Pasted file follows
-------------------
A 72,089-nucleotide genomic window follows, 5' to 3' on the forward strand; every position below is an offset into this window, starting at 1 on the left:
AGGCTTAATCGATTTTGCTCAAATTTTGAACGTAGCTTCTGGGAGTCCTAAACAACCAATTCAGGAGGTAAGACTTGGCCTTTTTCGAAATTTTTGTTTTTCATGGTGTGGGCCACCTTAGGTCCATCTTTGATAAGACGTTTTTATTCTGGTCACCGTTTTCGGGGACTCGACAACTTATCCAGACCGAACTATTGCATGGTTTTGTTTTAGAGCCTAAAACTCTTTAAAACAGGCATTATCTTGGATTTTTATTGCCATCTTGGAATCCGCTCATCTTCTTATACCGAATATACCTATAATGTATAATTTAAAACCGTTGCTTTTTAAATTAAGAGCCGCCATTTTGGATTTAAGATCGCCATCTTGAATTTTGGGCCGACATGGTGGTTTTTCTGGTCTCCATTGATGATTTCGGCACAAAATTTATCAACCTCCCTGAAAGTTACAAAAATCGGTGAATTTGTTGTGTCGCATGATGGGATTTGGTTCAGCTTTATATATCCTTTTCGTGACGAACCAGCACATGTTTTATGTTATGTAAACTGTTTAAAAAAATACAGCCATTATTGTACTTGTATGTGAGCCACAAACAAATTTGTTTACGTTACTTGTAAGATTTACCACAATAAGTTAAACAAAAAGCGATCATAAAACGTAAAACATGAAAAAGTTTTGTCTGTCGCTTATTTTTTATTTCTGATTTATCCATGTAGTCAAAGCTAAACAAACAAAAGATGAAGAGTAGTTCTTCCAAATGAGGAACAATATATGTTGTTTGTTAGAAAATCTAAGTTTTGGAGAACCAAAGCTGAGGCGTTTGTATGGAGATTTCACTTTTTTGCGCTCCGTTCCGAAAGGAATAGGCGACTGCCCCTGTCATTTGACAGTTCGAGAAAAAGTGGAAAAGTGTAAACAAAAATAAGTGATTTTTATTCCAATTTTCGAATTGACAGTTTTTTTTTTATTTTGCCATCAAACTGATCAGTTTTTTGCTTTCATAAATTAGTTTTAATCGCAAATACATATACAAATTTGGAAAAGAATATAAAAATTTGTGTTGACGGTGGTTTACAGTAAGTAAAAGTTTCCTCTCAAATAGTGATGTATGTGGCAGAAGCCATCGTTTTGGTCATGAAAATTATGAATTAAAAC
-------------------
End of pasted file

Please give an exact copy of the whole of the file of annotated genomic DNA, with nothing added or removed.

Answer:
A 72,089-nucleotide genomic window follows, 5' to 3' on the forward strand; every position below is an offset into this window, starting at 1 on the left:
AGGCTTAATCGATTTTGCTCAAATTTTGAACGTAGCTTCTGGGAGTCCTAAACAACCAATTCAGGAGGTAAGACTTGGCCTTTTTCGAAATTTTTGTTTTTCATGGTGTGGGCCACCTTAGGTCCATCTTTGATAAGACGTTTTTATTCTGGTCACCGTTTTCGGGGACTCGACAACTTATCCAGACCGAACTATTGCATGGTTTTGTTTTAGAGCCTAAAACTCTTTAAAACAGGCATTATCTTGGATTTTTATTGCCATCTTGGAATCCGCTCATCTTCTTATACCGAATATACCTATAATGTATAATTTAAAACCGTTGCTTTTTAAATTAAGAGCCGCCATTTTGGATTTAAGATCGCCATCTTGAATTTTGGGCCGACATGGTGGTTTTTCTGGTCTCCATTGATGATTTCGGCACAAAATTTATCAACCTCCCTGAAAGTTACAAAAATCGGTGAATTTGTTGTGTCGCATGATGGGATTTGGTTCAGCTTTATATATCCTTTTCGTGACGAACCAGCACATGTTTTATGTTATGTAAACTGTTTAAAAAAATACAGCCATTATTGTACTTGTATGTGAGCCACAAACAAATTTGTTTACGTTACTTGTAAGATTTACCACAATAAGTTAAACAAAAAGCGATCATAAAACGTAAAACATGAAAAAGTTTTGTCTGTCGCTTATTTTTTATTTCTGATTTATCCATGTAGTCAAAGCTAAACAAACAAAAGATGAAGAGTAGTTCTTCCAAATGAGGAACAATATATGTTGTTTGTTAGAAAATCTAAGTTTTGGAGAACCAAAGCTGAGGCGTTTGTATGGAGATTTCACTTTTTTGCGCTCCGTTCCGAAAGGAATAGGCGACTGCCCCTGTCATTTGACAGTTCGAGAAAAAGTGGAAAAGTGTAAACAAAAATAAGTGATTTTTATTCCAATTTTCGAATTGACAGTTTTTTTTTTATTTTGCCATCAAACTGATCAGTTTTTTGCTTTCATAAATTAGTTTTAATCGCAAATACATATACAAATTTGGAAAAGAATATAAAAATTTGTGTTGACGGTGGTTTACAGTAAGTAAAAGTTTCCTCTCAAATAGTGATGTATGTGGCAGAAGCCATCGTTTTGGTCATGAAAATTATGAATTAAAAC